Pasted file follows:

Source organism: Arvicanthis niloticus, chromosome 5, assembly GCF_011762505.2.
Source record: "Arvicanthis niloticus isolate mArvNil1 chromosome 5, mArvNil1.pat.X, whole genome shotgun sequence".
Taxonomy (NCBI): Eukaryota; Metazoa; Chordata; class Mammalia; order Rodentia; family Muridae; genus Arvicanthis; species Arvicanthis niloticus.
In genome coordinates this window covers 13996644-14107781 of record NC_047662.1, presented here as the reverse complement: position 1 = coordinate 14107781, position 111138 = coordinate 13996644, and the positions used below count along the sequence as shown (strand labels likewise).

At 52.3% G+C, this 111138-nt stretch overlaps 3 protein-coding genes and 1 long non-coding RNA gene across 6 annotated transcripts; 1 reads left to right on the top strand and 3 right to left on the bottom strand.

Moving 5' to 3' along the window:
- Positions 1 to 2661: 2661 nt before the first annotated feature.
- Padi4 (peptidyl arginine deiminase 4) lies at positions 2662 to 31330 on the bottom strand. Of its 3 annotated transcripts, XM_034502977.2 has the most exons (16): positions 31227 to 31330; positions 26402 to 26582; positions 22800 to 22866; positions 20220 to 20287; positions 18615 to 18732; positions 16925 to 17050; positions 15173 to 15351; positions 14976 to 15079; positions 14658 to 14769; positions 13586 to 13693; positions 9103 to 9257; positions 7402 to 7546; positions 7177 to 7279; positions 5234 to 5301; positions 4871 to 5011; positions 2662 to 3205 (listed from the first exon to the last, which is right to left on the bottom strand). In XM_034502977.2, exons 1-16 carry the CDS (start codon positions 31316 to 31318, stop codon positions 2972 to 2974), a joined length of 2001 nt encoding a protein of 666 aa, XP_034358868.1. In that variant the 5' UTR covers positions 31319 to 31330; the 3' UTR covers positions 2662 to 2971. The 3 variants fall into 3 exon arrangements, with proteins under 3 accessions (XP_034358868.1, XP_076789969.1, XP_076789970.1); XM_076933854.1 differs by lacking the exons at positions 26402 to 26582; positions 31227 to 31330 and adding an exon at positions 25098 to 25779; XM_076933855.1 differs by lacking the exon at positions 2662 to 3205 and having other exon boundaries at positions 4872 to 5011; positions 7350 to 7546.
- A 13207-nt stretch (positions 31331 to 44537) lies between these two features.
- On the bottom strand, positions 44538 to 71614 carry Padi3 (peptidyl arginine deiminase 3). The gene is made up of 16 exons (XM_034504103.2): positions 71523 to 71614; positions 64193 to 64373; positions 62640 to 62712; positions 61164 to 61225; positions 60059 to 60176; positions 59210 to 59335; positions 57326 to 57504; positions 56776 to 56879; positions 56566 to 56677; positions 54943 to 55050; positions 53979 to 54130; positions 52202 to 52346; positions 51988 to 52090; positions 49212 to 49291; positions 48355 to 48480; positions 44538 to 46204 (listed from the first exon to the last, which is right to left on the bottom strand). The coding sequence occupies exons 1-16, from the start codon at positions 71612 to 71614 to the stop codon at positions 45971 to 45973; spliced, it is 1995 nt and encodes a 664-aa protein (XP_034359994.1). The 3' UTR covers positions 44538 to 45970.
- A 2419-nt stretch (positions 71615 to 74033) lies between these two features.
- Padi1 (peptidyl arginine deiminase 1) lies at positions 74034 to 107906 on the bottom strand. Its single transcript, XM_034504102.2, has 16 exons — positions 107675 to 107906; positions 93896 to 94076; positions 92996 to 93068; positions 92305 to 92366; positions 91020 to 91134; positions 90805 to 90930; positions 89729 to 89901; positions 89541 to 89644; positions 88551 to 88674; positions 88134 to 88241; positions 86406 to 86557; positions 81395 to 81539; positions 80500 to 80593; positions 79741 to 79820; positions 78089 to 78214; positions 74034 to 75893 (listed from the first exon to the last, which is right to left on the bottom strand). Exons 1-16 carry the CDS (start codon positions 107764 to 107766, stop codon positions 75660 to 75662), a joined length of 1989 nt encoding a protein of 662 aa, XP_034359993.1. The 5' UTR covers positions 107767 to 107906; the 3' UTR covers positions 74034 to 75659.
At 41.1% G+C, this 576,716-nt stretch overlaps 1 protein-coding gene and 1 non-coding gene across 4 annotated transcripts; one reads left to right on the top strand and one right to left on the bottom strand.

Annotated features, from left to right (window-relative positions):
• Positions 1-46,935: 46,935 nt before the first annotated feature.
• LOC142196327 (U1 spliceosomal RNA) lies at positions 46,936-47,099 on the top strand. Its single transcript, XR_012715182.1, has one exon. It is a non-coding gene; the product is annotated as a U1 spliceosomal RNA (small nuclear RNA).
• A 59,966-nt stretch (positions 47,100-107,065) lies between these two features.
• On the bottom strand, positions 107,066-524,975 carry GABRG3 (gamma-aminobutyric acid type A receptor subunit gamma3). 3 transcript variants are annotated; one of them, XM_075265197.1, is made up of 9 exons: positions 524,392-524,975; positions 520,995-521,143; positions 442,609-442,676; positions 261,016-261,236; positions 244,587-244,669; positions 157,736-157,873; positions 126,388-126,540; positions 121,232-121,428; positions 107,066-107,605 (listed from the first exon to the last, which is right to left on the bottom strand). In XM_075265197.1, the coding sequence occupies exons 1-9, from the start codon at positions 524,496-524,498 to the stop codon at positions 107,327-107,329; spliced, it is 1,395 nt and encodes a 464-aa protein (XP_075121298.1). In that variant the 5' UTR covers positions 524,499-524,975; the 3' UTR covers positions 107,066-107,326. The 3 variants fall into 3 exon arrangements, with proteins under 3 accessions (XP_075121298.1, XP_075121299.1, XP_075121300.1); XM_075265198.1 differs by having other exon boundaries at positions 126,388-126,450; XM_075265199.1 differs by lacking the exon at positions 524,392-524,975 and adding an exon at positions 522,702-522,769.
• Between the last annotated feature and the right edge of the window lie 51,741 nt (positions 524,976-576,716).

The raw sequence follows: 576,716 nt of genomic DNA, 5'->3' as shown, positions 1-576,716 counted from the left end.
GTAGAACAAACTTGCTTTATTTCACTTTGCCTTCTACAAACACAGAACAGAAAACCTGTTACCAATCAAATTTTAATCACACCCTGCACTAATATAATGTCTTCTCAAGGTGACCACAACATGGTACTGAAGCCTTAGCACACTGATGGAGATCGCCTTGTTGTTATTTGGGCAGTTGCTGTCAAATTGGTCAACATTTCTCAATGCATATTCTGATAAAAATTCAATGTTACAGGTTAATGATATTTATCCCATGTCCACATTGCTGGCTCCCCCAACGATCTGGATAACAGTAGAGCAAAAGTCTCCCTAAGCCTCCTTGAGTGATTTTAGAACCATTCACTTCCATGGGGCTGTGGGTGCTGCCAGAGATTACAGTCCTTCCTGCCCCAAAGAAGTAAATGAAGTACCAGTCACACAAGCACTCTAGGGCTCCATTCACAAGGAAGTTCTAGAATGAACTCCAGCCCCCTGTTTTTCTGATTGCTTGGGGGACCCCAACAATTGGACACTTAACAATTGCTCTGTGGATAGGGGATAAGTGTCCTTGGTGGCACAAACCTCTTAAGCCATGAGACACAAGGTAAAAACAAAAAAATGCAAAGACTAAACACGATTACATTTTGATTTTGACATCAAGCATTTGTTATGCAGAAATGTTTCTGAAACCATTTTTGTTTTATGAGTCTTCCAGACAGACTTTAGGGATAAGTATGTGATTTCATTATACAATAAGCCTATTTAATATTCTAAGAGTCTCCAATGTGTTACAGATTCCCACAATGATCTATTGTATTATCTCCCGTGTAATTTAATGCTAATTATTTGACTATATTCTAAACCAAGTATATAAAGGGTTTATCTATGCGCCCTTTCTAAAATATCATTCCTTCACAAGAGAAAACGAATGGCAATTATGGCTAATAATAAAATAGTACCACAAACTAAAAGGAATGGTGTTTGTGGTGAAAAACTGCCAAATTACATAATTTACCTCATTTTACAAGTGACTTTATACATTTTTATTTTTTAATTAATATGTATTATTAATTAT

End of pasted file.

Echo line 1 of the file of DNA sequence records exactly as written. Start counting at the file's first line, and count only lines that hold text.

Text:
Source organism: Arvicanthis niloticus, chromosome 5, assembly GCF_011762505.2.